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Tuesday, 17 September 2019 09:40

Fostering solidarity through culture: GFTU's 120 years of supporting trade unions

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Fostering solidarity through culture: GFTU's 120 years of supporting trade unions

Paul Tims reviews the GFTU's recent booklet celebrating its 120th anniversary

The General Federation of Trade Unions recently celebrated its 120th Anniversary and, to mark the occasion, released a booklet designed to introduce newcomers to its work and goals. Although straightforward in its presentation, it’s a surprisingly dense gem of a document and serves both as a pocket history and an ideological primer.

In the early pages, we learn that the GFTU has its origins in the ideas of ‘New Unionism’ that began to take shape in the 1890s. Although there was considerable division between those who wanted to bring about an end to the capitalist system and those who wanted to develop trade unions within it, many prominent thinkers agreed that a federation to support trade unions was necessary.

The pre-existing TUC initially voted down the idea of a federation in 1896, but later came round to the idea, thanks in part to the writing of P.J. King and the support of Keir Hardie. In 1899, the GFTU was finally created with a remit to provide financial support and advice for unions, enabling them to strike without their members starving or facing legal repercussions. During these early years, the GFTU differed from the TUC that had created it quite dramatically. Whereas the GFTU aimed for day-to-day practical support, the TUC existed to discuss ideas and politics and to get trade union representatives into parliament.

Bolshevism or moderation

It wasn’t until later, during the rise of the USSR, that the GFTU’s ideology began to take on a concrete shape. The body had to choose whether to openly support Bolshevism or present a more moderate face in order to work with the British government to improve workers’ rights and secure the future of the unions. Its then leader, William A. Appleton, chose to steer the organisation away from Bolshevism in order to build an organisation that could work with and influence the UK government.

Ultimately, the labour movement that had spawned the GFTU gave rise to the Labour Party, while the TUC became the UK’s leading trade union body. However, thanks to its willingness to evolve and the astute decisions of its leadership, the GFTU survived and still plays an important role in supporting trade unions today.

The booklet’s potted history is even-handed (it freely admits that the GFTU often plays second fiddle to the TUC) while maintaining a positive vibe. However, the recitation of the organisation’s basic history is far less interesting than many of the individual highlights from that history. The GFTU’s booklet does an admirable job of showcasing the more bizarre, baffling, humorous and outright esoteric moments from its past. For example, we’re told that the miners’ union refused to join, despite the fact that the GFTU had attracted the support of many other large unions. We also discover that Isaac Mitchell, the first General Secretary of the organisation, though enthusiastic and tireless in his work for the union, was also so disorganised in his filing that he once managed to misplace a bond worth £10,000. Though it was successfully recovered, the GFTU was more careful about its bookkeeping thereafter.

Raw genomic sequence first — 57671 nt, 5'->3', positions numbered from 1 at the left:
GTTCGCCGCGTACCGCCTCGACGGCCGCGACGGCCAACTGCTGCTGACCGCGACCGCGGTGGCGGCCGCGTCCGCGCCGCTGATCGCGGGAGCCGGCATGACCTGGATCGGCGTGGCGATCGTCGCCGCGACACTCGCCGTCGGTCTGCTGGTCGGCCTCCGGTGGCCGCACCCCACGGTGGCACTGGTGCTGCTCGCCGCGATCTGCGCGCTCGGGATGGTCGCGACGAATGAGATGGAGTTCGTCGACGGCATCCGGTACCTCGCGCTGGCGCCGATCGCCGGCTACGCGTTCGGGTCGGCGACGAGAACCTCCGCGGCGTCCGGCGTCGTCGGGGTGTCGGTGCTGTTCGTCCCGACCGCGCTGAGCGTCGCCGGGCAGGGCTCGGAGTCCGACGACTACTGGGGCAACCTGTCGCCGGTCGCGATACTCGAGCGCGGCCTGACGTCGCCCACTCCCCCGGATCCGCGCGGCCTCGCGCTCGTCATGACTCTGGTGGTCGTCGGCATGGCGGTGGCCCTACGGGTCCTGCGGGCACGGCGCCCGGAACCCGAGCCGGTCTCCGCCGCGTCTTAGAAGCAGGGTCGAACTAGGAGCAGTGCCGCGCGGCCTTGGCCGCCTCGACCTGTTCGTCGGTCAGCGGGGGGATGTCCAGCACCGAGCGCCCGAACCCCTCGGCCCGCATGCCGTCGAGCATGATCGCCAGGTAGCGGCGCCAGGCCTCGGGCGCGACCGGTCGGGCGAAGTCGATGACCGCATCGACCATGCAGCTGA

However, the most important part of the 120th Anniversary document is also the most subtle. I refer to the insights into the GFTU’s sense of solidarity, which comes across in historical titbits and quotes. For example, from 1935 to 1937, the GFTU made an effort to get chain-makers recognised under new unemployment laws, so they could reap their benefits. From this we can gather that the organisation made a concerted effort to represent smaller unions and less well-unionised professions. This is supported by an earlier quote from Mitchell who (when he stood as a Labour party candidate in 1906) said that he sought to “represent all – except privilege”. We also learn that, during and after the First World War, the GFTU elected to support the admission of former soldiers into trade unions. This hadn’t been common practice before, but it helped cement the organisation’s commitment to solidarity.

Fostering solidarity through culture

The GFTU’s commitment to solidarity goes beyond purely practical matters: it’s enshrined on a deep cultural level. The modern GFTU actively pursues the cultural elevation of the working class in the hope of fostering solidarity. Although the 120th Anniversary booklet only touches lightly on the organisation’s cultural contributions, it’s worth noting that in recent years, they have hosted the country’s largest arts festival for trade unions, held a cultural festival for working-class Kurdish communities, and helped to promote plays about union history. The GFTU is even celebrating its 120th year by screening a series of films about women’s historic struggle to organise as part of the trade union movement. You can read more about that here in the Morning Star.

Perhaps the booklet’s greatest triumph, however, is the sense of continuity it provides between the GFTU’s historic roots and its present-day activities. It was born in the 1890s, in a time of political and ideological debate. Now it provides the tools of political thought to the next generation through accessible, left-leaning education programs. It was shaped by a need for solidarity among different types of workers, and now it regularly meets with trade unions and workers’ groups from around the world, thereby making that solidarity international.

The booklet is available here as a free downloadable pdf. Its graphic format is itself an example of GFTU's commitment to culture.


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